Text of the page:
Sheltered housing (also known as retirement housing) means having your own flat or bungalow in a block, or on a small estate, where all the other residents are older people as well. Most developments (or 'schemes') provide independent, self-contained homes with their own front doors.
Many schemes also have their own 'manager' either living on-site or nearby, who run the scheme and help arrange any services residents need. Managed schemes will also usually have some shared facilities, such as a lounge for residents to meet, a laundry, a guest flat and a garden.
Housing with Care, sometimes known as Extra Care, is housing designed for frailer adults and older people, with various levels of care and support available on site. People who live in Housing with Care have their own self-contained flats, their own front doors and a legal right to live in the property. It comes in many forms, including blocks of flats, bungalow estates and retirement villages. It is a popular choice among older people because it can sometimes be an alternative to a residential or nursing home.
In Coventry there is a range of Housing with Care schemes run by both the Council and private companies.
The Shared Lives Scheme is a personalised service that provides people with disabilities with the support they need to live an independent life in the community. This support is provided by Shared Lives Carers and their families using their family home. Shared Lives placements can be for an extended stay, short break, or short stay.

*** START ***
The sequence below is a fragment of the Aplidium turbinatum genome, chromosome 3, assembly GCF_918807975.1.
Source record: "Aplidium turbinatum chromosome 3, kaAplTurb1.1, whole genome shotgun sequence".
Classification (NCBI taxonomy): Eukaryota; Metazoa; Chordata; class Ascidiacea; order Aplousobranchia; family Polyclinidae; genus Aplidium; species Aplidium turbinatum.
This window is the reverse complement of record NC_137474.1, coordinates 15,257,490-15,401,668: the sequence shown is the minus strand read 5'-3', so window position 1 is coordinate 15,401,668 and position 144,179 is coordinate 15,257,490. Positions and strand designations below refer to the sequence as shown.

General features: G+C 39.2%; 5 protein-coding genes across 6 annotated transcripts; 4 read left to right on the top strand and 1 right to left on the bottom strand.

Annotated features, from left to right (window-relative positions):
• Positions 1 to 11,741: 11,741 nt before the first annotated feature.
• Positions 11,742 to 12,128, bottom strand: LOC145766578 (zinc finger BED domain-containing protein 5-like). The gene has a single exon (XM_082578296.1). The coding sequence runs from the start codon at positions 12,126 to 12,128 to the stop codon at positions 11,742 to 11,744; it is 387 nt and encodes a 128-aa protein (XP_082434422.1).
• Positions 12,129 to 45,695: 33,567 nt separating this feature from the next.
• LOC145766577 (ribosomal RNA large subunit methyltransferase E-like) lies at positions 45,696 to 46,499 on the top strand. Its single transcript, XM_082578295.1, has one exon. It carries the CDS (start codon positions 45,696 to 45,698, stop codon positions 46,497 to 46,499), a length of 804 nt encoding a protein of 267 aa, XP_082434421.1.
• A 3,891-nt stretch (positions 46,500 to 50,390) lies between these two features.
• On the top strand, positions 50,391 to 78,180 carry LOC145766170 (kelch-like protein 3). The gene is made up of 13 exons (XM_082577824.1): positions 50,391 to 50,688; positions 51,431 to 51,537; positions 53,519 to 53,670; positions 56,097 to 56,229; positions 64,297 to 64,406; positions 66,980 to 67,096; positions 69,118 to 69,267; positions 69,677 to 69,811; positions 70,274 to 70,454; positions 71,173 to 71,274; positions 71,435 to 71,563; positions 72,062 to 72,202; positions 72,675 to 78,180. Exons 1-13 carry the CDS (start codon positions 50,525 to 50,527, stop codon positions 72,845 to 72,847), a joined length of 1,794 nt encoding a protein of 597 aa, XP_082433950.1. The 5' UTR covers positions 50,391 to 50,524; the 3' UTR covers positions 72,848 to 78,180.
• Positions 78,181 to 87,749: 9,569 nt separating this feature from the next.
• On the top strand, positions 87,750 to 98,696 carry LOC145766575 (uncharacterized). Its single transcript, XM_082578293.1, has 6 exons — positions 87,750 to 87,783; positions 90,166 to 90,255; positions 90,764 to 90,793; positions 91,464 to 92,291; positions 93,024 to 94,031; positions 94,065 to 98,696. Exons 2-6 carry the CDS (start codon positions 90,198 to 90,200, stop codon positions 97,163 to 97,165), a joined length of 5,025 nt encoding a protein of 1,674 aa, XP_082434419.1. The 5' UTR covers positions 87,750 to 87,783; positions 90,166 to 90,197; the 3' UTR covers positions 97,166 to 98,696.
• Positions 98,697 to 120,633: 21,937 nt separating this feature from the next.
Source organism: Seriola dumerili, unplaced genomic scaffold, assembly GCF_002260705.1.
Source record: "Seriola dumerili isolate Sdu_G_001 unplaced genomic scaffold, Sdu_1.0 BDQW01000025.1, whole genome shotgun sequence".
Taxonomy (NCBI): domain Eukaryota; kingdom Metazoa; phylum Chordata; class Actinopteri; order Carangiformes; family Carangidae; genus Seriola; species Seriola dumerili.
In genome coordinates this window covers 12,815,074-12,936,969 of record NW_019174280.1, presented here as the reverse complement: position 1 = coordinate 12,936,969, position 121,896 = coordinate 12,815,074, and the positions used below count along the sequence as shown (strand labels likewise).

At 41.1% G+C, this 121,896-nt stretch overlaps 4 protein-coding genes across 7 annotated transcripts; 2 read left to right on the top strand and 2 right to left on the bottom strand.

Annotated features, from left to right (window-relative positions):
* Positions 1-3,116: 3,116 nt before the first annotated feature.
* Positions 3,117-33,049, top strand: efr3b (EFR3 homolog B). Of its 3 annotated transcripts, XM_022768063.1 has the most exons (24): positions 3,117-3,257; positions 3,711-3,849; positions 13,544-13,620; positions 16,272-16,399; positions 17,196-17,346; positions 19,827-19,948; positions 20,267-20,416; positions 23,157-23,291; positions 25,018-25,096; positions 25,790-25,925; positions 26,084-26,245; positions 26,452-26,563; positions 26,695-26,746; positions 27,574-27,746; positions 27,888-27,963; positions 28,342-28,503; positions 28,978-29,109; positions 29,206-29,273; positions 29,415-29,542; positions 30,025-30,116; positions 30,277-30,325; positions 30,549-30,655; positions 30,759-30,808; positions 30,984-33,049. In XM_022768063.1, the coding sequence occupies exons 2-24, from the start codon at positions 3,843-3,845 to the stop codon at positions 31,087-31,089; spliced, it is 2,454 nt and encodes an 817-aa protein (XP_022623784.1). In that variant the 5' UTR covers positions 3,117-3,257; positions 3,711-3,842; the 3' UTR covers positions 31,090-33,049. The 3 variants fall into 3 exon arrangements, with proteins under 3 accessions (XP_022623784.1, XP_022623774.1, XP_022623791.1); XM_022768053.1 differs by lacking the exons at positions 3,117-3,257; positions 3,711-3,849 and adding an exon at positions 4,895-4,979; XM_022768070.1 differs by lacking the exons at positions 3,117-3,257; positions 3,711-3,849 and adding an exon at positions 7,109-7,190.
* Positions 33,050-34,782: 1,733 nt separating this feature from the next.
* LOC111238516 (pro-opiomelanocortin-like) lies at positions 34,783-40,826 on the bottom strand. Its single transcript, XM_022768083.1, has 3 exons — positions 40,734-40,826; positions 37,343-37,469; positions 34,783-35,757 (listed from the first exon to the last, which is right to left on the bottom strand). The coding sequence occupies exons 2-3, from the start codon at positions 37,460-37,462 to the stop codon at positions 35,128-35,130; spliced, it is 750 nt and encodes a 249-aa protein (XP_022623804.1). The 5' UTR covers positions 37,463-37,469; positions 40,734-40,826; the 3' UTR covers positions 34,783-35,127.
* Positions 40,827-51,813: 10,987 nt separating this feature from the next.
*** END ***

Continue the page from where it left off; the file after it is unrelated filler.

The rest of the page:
A residential care home is accommodation that provides care and support for people who need regular help or supervision. There is a range of homes across Coventry which the Council either runs, or purchases services from. The Council also purchases a number of places outside the city (this can be for a range of reasons, such as specialist services being unavailable in the city or customer choice). In Coventry there are a range of different care homes, each catering for people with varying needs and disabilities, for example dementia. Some care homes are registered to provide both residential and nursing care.
A nursing home is similar to a residential home, but with a nurse or nurses, on site to support people with health specific issues. The NHS may be able to help with the cost of these placements with NHS Continuing Healthcare funding.
If you, a family member or someone you care for are thinking about residential or nursing care, why not contact Adult Social Care Direct to talk about whether you would benefit from an assessment of your needs before choosing a residential care or nursing home. There are often other alternative types of support which might suit your situation.